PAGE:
"The past hosts of the WEF represented the peak of interest in their respective countries, in 2010 it was Vietnam, in 2011 Indonesia, and then Myanmar. The Philippines has a remarkable story and has really achieved a turn in its economy. The participation numbers are a reflection of global interest in the Philippines," Rao said.

The Aquino administration is spending P71 million for hosting the WEF on East Asia at the Makati Shangri-la on May 21 to 23. The amount includes expenses for shuttles and hotel rooms for guests who will also be given free tours within and outside Metro Manila.

Among the benefits that this conference would bring to the country is the prestige as this would show to the world that the Philippines is not just a dot on the map.

"These are intangibles. Reputation is intangible, image is intangible, these are hard to  measure. The fact that they are here for the first time is a very important signal that they recognize the potential of the country," Purisima said.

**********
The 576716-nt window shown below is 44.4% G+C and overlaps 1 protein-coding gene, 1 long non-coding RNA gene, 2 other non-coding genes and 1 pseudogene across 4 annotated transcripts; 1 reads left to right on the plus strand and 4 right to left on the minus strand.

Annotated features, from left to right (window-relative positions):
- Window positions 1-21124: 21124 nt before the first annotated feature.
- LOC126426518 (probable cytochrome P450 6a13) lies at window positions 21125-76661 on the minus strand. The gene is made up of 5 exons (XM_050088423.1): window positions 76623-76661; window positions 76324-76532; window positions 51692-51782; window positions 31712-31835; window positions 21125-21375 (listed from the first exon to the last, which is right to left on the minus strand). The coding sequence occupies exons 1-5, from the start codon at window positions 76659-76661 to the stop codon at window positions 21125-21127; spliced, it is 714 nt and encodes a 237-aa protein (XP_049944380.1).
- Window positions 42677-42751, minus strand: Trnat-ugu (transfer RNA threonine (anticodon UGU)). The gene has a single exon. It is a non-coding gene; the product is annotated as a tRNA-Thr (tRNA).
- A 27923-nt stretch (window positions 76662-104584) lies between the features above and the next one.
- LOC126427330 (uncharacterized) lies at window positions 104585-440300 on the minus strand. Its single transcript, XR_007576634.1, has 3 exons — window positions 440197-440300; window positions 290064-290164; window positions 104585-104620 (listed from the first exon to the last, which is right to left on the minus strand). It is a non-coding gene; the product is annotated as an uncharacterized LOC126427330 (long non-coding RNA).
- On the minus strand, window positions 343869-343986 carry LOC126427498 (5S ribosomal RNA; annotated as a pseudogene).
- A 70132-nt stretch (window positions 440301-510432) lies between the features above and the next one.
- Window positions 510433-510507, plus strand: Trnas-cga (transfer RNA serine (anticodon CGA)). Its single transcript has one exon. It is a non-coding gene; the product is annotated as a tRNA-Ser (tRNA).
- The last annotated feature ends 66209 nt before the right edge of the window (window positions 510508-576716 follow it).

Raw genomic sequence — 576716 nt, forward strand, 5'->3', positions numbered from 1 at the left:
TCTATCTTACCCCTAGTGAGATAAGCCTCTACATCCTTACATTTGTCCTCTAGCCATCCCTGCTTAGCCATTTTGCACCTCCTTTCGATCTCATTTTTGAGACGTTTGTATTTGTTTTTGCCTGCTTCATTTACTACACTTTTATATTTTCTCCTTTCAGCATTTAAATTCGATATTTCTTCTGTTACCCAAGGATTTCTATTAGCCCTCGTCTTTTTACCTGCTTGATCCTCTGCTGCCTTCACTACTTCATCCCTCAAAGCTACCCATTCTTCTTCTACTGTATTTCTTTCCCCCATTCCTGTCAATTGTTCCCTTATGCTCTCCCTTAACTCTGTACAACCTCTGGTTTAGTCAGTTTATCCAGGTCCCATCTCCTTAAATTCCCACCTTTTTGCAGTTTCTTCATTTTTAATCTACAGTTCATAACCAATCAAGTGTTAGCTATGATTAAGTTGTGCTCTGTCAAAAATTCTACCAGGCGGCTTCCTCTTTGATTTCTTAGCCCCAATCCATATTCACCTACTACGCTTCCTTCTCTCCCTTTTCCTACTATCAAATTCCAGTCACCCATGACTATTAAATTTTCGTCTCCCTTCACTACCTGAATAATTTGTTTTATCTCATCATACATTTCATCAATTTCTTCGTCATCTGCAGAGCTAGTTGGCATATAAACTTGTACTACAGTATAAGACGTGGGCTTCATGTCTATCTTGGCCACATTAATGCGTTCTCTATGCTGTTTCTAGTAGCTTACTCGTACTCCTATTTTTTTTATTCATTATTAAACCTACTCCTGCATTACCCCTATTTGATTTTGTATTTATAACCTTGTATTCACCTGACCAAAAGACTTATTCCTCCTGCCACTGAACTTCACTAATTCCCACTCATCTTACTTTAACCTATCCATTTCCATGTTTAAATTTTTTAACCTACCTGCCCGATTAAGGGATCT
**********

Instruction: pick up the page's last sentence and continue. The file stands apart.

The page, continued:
Guillermo Luz, National Competitiveness Council private sector co-chair, the summit is expected to draw in more foreign direct investments (FDI) to the country, which could result to more jobs for Filipinos--as long as the government has the correct mindset in its pursuit of inclusive growth.

"Transport, infrastructure, those are the new frontiers to investment that we should promote. Let us take advantage of the problem areas that we have and turn it into FDI opportunities, bringing people here to see the opportunities and potential partnerships," Luz said.

Aside from this, the WEF also presents a great opportunity for leaders to discuss issues that need collective thought and action.

"[The WEF] will also be a platform to discuss challenges, and there are many challenges. But there is a collective will among leaders to address them together, and ensure that the economic performance of the region translates to inclusive growth and equitable progress for all," WEF's Rao said.

"Given the number of ministers, NGOs, civil society groups, it is an unprecedented opportunity to have a public-private dialogue, cross-sectoral dialogue that is hard to attain otherwise," he added.